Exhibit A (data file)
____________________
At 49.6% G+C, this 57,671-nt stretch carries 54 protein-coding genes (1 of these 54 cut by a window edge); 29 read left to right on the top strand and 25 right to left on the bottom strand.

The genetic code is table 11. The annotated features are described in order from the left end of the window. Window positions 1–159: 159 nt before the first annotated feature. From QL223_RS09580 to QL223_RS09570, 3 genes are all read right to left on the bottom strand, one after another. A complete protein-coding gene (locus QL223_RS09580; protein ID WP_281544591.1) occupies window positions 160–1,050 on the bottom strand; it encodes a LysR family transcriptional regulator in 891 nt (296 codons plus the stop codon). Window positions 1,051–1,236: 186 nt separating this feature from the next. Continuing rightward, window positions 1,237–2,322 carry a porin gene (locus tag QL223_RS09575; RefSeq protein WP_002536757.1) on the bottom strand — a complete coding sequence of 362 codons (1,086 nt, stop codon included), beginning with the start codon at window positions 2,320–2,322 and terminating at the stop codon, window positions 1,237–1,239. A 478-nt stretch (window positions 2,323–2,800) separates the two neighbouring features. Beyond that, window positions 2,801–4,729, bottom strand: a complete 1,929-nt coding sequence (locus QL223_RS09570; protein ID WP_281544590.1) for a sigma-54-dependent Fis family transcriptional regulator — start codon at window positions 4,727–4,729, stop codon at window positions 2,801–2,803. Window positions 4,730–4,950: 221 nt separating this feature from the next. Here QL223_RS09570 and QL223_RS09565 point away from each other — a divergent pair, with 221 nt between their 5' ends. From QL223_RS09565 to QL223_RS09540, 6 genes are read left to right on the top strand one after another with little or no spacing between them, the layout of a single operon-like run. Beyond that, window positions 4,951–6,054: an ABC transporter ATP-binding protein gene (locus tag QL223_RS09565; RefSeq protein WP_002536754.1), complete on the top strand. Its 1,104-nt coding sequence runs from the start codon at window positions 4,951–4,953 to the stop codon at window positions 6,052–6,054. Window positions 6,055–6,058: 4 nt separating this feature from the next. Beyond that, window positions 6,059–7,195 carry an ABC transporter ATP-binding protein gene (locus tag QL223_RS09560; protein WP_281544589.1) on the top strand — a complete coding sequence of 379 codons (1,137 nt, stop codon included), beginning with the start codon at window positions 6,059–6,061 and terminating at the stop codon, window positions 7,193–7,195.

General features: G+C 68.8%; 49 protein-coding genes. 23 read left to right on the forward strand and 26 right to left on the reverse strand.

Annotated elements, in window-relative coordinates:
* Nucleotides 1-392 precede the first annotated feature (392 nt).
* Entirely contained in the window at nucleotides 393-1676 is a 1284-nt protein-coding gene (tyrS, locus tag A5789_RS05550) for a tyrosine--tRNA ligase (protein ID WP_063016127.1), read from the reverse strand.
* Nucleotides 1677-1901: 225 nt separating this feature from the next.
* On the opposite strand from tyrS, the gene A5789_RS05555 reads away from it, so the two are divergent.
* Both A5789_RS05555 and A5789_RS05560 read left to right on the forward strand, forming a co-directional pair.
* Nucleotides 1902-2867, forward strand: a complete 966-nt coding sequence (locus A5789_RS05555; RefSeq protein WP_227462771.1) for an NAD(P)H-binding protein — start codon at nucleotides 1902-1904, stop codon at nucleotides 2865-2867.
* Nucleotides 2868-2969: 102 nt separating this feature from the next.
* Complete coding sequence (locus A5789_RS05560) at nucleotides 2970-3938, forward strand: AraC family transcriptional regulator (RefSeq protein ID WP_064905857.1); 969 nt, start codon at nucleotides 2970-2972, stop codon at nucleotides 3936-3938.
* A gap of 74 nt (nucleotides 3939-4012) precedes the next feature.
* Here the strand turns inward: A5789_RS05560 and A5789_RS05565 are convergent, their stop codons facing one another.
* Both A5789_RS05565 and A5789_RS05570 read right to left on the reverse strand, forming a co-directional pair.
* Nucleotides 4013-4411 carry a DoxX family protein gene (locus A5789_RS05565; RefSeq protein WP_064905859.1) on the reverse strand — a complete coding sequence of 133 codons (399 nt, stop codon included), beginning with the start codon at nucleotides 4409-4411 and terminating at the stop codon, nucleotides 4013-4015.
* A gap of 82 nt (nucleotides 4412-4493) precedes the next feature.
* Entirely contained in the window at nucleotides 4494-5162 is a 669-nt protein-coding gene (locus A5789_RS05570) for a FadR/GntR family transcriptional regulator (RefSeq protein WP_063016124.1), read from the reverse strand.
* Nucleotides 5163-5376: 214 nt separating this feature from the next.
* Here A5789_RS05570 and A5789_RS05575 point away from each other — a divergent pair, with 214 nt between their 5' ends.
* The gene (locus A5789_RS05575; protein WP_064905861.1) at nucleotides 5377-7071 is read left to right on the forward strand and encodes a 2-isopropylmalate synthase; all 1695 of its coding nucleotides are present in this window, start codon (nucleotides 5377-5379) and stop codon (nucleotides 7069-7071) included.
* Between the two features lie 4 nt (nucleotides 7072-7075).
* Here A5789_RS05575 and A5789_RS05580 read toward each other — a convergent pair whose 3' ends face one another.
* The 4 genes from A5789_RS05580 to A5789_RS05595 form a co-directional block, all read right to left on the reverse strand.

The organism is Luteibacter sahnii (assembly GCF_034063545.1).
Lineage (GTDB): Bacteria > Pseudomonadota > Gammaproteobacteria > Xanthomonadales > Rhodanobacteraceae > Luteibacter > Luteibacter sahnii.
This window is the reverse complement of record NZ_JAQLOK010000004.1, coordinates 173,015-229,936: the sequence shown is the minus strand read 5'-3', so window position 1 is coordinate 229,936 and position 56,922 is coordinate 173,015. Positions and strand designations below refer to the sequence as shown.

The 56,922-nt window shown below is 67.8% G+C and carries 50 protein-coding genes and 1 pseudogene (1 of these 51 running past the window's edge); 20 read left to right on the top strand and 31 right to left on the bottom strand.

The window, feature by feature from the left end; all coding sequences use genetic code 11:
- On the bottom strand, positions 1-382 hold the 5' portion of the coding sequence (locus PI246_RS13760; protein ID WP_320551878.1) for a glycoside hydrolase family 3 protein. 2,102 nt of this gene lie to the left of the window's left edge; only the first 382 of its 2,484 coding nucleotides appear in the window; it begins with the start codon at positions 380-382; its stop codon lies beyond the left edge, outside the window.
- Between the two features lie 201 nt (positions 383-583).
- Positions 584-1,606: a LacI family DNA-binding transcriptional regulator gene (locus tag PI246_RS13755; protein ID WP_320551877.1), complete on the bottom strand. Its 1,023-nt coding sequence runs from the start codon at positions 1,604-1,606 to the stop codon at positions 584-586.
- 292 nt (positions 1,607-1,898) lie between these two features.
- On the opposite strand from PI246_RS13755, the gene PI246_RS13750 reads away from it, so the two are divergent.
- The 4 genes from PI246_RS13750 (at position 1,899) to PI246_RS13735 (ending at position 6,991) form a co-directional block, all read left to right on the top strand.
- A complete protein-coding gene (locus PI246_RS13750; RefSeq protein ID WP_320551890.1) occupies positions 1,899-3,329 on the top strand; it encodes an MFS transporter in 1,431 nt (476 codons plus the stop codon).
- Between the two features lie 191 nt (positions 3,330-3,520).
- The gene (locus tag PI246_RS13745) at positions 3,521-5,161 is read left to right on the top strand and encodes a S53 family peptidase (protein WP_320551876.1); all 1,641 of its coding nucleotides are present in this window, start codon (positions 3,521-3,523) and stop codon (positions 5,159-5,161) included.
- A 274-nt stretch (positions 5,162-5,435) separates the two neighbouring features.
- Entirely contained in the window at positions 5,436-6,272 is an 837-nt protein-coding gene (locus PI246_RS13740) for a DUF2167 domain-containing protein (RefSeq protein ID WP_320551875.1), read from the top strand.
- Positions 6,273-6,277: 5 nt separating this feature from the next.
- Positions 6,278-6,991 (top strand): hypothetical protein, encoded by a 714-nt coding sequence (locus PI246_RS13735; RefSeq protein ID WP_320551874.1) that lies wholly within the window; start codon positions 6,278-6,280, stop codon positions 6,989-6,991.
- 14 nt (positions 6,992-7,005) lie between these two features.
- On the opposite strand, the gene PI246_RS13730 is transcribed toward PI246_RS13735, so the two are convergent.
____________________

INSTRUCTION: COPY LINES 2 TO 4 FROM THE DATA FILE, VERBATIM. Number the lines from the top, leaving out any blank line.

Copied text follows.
The genetic code is table 11. The annotated features are described in order from the left end of the window. Window positions 1–159: 159 nt before the first annotated feature. From QL223_RS09580 to QL223_RS09570, 3 genes are all read right to left on the bottom strand, one after another. A complete protein-coding gene (locus QL223_RS09580; protein ID WP_281544591.1) occupies window positions 160–1,050 on the bottom strand; it encodes a LysR family transcriptional regulator in 891 nt (296 codons plus the stop codon). Window positions 1,051–1,236: 186 nt separating this feature from the next. Continuing rightward, window positions 1,237–2,322 carry a porin gene (locus tag QL223_RS09575; RefSeq protein WP_002536757.1) on the bottom strand — a complete coding sequence of 362 codons (1,086 nt, stop codon included), beginning with the start codon at window positions 2,320–2,322 and terminating at the stop codon, window positions 1,237–1,239. A 478-nt stretch (window positions 2,323–2,800) separates the two neighbouring features. Beyond that, window positions 2,801–4,729, bottom strand: a complete 1,929-nt coding sequence (locus QL223_RS09570; protein ID WP_281544590.1) for a sigma-54-dependent Fis family transcriptional regulator — start codon at window positions 4,727–4,729, stop codon at window positions 2,801–2,803. Window positions 4,730–4,950: 221 nt separating this feature from the next. Here QL223_RS09570 and QL223_RS09565 point away from each other — a divergent pair, with 221 nt between their 5' ends. From QL223_RS09565 to QL223_RS09540, 6 genes are read left to right on the top strand one after another with little or no spacing between them, the layout of a single operon-like run. Beyond that, window positions 4,951–6,054: an ABC transporter ATP-binding protein gene (locus tag QL223_RS09565; RefSeq protein WP_002536754.1), complete on the top strand. Its 1,104-nt coding sequence runs from the start codon at window positions 4,951–4,953 to the stop codon at window positions 6,052–6,054. Window positions 6,055–6,058: 4 nt separating this feature from the next. Beyond that, window positions 6,059–7,195 carry an ABC transporter ATP-binding protein gene (locus tag QL223_RS09560; protein WP_281544589.1) on the top strand — a complete coding sequence of 379 codons (1,137 nt, stop codon included), beginning with the start codon at window positions 6,059–6,061 and terminating at the stop codon, window positions 7,193–7,195.

General features: G+C 68.8%; 49 protein-coding genes. 23 read left to right on the forward strand and 26 right to left on the reverse strand.

Annotated elements, in window-relative coordinates: